MA398: Matrix Analysis and Algorithms

This autumn I will lecture the course MA398 Matrix Analysis and Algorithms at the University of Warwick. The course will be an introduction to matrix analysis and to the basic algorithms of numerical linear algebra, broadly following a text by Andrew Stuart and Jochen Voss [2009 version] [2012 version]. I plan on posting summary notes to this blog, roughly in correspondence with the chapters of the Stuart & Voss text; I’ll tag them all “ma398”.

After some necessary introductory material, the course will cover three basic problems of numerical linear algebra:

  1. Simultaneous Linear Equations (SLE). Given a matrix A ∈ ℂn×n and a vector b ∈ ℂm, find x ∈ ℂn such that Ax = b.
  2. (Overdetermined) Least Squares (LSQ). Given a matrix A ∈ ℂm×n with m ≥ n and a vector b ∈ ℂm, find x ∈ ℂn that minimises ‖ Ax − b ‖22.
  3. Eigenvalue/Eigenvector Problem (EVP). Given a matrix A ∈ ℂn×n, find (xλ) ∈ ℂn×ℂ such that Ax = λx and ‖x2 = 1.

The common feature that I see in these three problems is that they occur naturally in many theoretical and practical settings and are mathematically very simple to describe, but actually solving them efficiently in practice requires some skill. In particular, these problems are all barely above high-school level for m = n = 2 or 3, but take on a rather different character when m and n are of order 106! Sometimes the problems are practical ones of time and resources, but in other cases they are more fundamental: for example, thanks to the Abel–Ruffini theorem, there can in general be no exact solution to (EVP) for n ≥ 5 that uses only the rational numbers and finitely many applications of the elementary arithmetical operations of +, −, ×, ÷ and √.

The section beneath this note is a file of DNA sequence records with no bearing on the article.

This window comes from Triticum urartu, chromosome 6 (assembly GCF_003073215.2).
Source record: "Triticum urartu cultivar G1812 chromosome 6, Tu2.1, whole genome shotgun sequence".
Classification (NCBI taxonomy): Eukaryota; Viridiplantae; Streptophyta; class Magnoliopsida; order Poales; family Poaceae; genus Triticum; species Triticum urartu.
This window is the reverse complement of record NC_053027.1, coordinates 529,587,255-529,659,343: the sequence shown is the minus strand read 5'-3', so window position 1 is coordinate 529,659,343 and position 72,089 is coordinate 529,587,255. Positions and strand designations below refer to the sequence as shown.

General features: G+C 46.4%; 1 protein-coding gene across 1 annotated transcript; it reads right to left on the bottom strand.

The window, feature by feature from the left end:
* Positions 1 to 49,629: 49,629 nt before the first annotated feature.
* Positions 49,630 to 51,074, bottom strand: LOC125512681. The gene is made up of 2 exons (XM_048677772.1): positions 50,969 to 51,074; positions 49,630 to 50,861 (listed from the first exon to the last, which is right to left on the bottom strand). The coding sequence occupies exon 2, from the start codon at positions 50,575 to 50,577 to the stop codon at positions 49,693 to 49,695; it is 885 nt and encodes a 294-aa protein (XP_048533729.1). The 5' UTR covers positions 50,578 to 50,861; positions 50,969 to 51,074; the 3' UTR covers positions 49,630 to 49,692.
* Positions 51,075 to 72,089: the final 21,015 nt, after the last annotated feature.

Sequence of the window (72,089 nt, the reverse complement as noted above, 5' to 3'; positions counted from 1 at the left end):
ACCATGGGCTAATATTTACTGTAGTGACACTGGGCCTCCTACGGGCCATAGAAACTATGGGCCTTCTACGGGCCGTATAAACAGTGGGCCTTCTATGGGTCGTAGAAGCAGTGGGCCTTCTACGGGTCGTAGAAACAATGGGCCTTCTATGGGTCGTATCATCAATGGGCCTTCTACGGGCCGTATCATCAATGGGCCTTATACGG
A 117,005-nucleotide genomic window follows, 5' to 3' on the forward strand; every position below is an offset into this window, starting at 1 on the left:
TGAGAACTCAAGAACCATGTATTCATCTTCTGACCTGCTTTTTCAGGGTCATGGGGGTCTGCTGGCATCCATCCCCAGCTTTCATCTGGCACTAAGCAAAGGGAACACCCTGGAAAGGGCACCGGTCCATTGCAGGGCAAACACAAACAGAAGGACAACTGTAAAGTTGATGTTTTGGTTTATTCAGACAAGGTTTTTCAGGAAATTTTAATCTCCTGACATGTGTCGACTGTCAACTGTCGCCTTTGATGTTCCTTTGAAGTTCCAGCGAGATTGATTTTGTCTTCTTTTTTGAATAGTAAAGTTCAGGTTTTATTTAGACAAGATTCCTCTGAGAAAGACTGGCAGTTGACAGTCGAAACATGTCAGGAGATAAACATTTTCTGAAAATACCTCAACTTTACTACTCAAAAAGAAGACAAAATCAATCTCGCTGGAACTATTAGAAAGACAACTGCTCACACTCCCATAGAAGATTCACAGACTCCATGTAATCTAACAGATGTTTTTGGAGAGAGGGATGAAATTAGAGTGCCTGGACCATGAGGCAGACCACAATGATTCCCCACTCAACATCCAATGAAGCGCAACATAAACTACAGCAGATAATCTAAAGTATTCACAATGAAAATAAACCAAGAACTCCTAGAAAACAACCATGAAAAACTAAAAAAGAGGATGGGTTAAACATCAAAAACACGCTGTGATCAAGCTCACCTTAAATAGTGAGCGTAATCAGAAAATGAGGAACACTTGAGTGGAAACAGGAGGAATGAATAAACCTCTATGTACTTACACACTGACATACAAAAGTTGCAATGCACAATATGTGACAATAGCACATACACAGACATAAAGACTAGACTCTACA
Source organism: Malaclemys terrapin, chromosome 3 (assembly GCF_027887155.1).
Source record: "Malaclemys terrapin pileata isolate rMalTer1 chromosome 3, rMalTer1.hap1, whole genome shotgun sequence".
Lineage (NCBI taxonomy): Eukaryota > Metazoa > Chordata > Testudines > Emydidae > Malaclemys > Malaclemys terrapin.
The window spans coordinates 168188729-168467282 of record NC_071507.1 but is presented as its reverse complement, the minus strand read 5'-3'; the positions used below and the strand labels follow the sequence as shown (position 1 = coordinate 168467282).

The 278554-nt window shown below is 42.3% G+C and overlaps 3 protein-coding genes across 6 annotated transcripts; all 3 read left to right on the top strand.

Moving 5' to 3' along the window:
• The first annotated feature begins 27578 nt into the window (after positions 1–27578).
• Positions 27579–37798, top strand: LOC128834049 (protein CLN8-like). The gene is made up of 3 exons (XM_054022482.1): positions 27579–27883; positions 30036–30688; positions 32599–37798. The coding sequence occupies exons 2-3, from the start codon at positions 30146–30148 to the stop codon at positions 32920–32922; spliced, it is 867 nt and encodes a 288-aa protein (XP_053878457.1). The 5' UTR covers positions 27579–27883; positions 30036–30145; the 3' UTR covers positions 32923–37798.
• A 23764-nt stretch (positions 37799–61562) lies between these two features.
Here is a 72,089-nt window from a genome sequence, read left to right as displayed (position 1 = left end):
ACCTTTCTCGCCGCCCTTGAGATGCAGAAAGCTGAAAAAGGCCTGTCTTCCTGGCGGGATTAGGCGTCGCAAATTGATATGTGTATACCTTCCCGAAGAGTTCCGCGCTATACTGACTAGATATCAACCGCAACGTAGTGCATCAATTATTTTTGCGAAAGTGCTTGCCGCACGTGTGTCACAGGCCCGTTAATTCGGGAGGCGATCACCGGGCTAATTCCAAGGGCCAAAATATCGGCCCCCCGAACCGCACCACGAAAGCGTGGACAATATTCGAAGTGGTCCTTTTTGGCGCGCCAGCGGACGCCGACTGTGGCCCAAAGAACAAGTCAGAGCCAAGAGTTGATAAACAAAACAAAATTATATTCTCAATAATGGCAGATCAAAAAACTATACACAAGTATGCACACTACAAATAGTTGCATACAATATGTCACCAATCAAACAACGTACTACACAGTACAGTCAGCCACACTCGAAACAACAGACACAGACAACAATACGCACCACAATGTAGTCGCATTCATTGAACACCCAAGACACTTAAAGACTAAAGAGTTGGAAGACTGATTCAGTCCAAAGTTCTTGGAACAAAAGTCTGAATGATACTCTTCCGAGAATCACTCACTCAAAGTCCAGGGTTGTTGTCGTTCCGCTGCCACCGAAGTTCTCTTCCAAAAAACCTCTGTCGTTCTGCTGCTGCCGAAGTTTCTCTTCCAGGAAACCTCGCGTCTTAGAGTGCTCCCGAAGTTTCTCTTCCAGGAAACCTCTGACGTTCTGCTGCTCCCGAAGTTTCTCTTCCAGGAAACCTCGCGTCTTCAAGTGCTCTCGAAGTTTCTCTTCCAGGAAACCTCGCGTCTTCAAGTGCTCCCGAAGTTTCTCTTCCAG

Some of the general tools that will be used and topics addressed in the course will include:

  1. Vector and Matrix Analysis. Vector norms and inner products. Eigenvalues and eigenvectors. Dual spaces. Matrix norms. Structured matrices.
  2. Matrix Factorizations. Diagonalization. Jordan canonical form. Singular value decomposition. QR, LU and Cholesky factorizations.
  3. Stability and Conditioning. Conditioning of the SLE, LSQ and EVP problems. Stability of algorithms.
  4. Complexity of Algorithms. Computational cost. Matrix-matrix multiplication. Fast Fourier transform. Bidiagonal and Hessenberg forms.
  5. SLE. Gaussian elimination. Partial pivoting. QR factorization.
  6. Iterative Methods. Linear methods. Jacobi method. Gauss–Seidel and SOR methods. Nonlinear methods. Steepest descent. Conjugate gradients.
  7. LSQ. LSQ via normal equations, QR factorization, and SVD.
  8. EVP. Power method. Inverse iteration. Rayleigh quotient iteration. Simultaneous iteration. QR algorithm for eigenvalues. Divide-and-conquer for symmetric problems.

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